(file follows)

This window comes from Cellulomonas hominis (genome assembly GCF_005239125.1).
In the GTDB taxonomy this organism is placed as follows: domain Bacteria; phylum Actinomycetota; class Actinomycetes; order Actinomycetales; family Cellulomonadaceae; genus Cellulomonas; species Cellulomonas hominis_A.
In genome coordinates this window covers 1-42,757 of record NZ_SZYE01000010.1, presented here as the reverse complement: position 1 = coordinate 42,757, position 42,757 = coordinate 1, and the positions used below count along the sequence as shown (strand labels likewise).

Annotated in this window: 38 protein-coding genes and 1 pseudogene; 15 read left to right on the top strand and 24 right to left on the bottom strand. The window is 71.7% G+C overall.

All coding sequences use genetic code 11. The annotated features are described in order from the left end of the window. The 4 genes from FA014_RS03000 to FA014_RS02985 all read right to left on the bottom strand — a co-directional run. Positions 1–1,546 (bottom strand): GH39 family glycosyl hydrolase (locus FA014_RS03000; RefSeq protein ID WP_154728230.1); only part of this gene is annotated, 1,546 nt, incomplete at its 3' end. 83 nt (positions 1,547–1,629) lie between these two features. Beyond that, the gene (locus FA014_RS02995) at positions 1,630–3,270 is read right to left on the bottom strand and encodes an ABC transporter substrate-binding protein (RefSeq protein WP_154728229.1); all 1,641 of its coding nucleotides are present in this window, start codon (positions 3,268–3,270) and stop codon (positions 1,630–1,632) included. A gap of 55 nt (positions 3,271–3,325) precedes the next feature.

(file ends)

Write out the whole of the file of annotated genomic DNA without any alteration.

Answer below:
This window comes from Cellulomonas hominis (genome assembly GCF_005239125.1).
In the GTDB taxonomy this organism is placed as follows: domain Bacteria; phylum Actinomycetota; class Actinomycetes; order Actinomycetales; family Cellulomonadaceae; genus Cellulomonas; species Cellulomonas hominis_A.
In genome coordinates this window covers 1-42,757 of record NZ_SZYE01000010.1, presented here as the reverse complement: position 1 = coordinate 42,757, position 42,757 = coordinate 1, and the positions used below count along the sequence as shown (strand labels likewise).

Annotated in this window: 38 protein-coding genes and 1 pseudogene; 15 read left to right on the top strand and 24 right to left on the bottom strand. The window is 71.7% G+C overall.

All coding sequences use genetic code 11. The annotated features are described in order from the left end of the window. The 4 genes from FA014_RS03000 to FA014_RS02985 all read right to left on the bottom strand — a co-directional run. Positions 1–1,546 (bottom strand): GH39 family glycosyl hydrolase (locus FA014_RS03000; RefSeq protein ID WP_154728230.1); only part of this gene is annotated, 1,546 nt, incomplete at its 3' end. 83 nt (positions 1,547–1,629) lie between these two features. Beyond that, the gene (locus FA014_RS02995) at positions 1,630–3,270 is read right to left on the bottom strand and encodes an ABC transporter substrate-binding protein (RefSeq protein WP_154728229.1); all 1,641 of its coding nucleotides are present in this window, start codon (positions 3,268–3,270) and stop codon (positions 1,630–1,632) included. A gap of 55 nt (positions 3,271–3,325) precedes the next feature.